A recent study among 100 Wizz Air pilots reveal that while the overall working environment is something to enjoy, fatigue management, employment status and social security coverages are important and raising concerns.
The survey, conducted by ECA in December 2015, aimed at getting a deeper insight into one of Europe’s fast-growing Low Cost Airlines, further to the extensive Ghent study on ‘Atypical Employment in Aviation’ - that pointed out that atypical employment set-ups risk becoming the norm among young pilots working for LCCs.
The survey was taken up by captains (57%) and first officers (43%) alike with half of the respondents working less than 5 years at the company. It is worth highlighting that about one third found the overall working environment satisfying and almost 60% gave an ‘excellent’ rating when it comes to reporting safety incidents freely without fear of disciplinary measures. These are all good news!
Wizz Air Pilots Speak Up
The survey, however, also puts the spotlight on the issues where change is needed. And the list the pilots lined up is very clear: inadequate fatigue management, including insufficient rest periods, randomly changing reporting times etc.; social security coverage (e.g. ‘creative’ solutions), and the lack of a transparent seniority list.
Another key finding of the survey is the strong wish among pilots for a clear and secure contractual basis: 90% of the pilots would choose a permanent contract over a temporary one - or other forms of atypical employment setups. But only 65% of the respondents work under such a permanent contract. Thus, it comes as no surprise that 60% of Wizz Air pilots consider that trade unions and pilot organizations should be present at the company to engage in a structured dialogue with the management.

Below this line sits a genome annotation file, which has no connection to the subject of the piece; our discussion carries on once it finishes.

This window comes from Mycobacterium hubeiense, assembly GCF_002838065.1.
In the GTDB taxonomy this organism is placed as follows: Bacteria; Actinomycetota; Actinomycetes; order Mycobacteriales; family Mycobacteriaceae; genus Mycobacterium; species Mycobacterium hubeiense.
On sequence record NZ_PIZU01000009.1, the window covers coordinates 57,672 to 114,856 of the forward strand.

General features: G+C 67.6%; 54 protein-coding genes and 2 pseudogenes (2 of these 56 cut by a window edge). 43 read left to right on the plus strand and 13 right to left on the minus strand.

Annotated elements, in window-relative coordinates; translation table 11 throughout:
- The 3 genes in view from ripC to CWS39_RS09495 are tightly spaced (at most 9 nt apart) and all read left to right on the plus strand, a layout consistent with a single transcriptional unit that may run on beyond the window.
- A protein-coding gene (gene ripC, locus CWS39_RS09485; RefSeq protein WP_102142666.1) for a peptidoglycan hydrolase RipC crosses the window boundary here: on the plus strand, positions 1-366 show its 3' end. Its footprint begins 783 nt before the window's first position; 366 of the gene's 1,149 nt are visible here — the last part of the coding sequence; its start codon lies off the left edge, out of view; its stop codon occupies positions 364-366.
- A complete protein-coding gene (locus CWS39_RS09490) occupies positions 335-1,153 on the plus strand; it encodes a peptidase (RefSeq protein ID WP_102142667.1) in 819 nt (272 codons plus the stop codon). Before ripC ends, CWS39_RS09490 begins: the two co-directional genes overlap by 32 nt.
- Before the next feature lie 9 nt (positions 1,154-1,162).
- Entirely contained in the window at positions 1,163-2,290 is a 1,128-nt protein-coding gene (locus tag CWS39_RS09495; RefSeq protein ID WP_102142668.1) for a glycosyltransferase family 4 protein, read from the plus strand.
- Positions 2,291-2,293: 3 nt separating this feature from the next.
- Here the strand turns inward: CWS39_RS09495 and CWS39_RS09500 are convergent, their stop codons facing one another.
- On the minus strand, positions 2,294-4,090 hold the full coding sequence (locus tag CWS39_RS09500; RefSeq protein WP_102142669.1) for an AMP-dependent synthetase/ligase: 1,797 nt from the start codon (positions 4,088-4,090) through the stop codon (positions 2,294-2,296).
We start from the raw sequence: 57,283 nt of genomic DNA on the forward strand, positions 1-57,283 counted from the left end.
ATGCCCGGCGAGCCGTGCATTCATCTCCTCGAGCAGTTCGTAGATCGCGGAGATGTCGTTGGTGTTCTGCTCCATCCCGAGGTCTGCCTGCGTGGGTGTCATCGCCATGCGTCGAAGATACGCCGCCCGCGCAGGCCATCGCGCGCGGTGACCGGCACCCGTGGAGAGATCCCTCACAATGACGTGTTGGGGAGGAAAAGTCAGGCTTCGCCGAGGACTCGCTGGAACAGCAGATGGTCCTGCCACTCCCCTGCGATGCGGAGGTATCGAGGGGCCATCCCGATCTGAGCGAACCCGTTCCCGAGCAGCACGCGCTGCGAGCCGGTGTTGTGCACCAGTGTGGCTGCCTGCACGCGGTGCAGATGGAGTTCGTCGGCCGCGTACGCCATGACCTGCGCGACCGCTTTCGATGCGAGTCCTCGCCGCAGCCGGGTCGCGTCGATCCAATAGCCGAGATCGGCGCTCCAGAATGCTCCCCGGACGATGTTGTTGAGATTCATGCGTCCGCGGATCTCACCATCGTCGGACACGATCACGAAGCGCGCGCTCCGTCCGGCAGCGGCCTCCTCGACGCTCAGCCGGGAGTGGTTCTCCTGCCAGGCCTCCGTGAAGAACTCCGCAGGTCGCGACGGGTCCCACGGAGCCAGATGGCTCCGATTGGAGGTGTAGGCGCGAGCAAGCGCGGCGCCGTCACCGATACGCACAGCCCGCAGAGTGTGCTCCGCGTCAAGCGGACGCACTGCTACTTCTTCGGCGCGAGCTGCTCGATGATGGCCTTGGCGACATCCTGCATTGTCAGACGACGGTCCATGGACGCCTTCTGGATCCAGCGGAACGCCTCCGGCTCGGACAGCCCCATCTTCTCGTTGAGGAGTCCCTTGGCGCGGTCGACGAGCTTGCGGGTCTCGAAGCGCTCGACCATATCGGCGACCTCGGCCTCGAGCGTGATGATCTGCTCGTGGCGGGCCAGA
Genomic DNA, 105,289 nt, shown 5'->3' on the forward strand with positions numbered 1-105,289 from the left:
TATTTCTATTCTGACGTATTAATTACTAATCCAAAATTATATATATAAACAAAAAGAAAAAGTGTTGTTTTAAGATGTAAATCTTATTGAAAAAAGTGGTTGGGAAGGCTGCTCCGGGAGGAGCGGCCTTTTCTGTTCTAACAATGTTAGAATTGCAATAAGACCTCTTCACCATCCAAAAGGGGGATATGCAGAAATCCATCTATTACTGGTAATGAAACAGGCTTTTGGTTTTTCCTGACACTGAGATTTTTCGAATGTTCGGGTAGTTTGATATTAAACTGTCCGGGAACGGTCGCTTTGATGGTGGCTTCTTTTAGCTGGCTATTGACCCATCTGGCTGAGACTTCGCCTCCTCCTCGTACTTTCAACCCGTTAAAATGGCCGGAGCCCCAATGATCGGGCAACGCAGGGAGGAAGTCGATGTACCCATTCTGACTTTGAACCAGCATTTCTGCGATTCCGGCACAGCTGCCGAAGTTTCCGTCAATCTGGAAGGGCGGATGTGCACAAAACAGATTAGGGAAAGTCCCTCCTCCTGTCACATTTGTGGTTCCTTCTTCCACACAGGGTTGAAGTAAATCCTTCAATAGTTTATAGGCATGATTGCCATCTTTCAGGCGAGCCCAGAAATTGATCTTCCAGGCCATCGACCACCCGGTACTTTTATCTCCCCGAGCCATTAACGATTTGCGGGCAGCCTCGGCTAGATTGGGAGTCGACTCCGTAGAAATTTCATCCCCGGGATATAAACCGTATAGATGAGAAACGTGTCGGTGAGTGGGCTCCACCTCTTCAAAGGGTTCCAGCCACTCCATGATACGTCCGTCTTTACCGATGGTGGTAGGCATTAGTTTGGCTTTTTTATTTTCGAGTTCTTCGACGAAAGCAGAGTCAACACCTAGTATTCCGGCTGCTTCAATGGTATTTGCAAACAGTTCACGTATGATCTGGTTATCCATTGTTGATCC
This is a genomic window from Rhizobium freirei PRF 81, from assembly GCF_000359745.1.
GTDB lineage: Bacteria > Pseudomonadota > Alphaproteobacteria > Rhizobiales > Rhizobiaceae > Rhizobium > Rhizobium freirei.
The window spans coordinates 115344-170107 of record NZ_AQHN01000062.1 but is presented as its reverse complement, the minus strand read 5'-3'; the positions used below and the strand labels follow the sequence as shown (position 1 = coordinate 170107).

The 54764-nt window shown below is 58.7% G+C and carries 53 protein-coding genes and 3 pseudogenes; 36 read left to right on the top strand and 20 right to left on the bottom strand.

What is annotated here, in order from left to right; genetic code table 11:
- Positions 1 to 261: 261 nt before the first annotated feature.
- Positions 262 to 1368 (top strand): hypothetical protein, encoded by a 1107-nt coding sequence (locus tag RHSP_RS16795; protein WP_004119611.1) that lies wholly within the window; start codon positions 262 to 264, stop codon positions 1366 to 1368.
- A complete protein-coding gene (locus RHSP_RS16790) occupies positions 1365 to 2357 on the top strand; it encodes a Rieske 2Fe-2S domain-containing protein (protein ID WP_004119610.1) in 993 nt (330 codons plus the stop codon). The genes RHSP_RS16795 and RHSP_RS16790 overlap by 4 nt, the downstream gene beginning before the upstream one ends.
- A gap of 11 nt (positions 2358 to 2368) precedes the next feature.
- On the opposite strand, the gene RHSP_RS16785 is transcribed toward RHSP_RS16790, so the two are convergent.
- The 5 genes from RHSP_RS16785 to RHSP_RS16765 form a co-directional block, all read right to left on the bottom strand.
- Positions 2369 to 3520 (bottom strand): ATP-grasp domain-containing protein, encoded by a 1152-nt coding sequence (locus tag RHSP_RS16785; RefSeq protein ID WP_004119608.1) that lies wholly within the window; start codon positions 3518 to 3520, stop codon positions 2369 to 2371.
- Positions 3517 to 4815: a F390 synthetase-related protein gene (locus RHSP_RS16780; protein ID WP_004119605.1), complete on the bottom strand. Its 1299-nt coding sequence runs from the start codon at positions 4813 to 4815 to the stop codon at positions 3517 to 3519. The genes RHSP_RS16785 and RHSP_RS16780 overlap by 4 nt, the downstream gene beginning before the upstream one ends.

Stable employment is NOT the standard
The survey echoed many of the findings of the broader EU-wide Ghent University study, which had revealed for example that 32% of Wizz Air pilots are being ‘self-employed’ or employed via ‘a company’ and that 15% are employed via a temporary agency. Hence, one of the clear messages from Wizz Air pilots is that direct and stable employment should be the standard form of employment, rather than precarious contracts.
Commercial pilots are safety professionals! Hence, atypical contractual business set-ups – widely used by certain transnational airlines – can pose an invisible but serious threat to aviation safety as they risk distorting decision-making in the cockpit where pilots’ safety decisions may be unduly influenced by economic considerations.
And this is just one of the many reasons why the dialogues around the (too often disregarded!) Social Agenda for Transport needs to continue; to address the current ‘ugly social reality’ in parts of the European transport industry.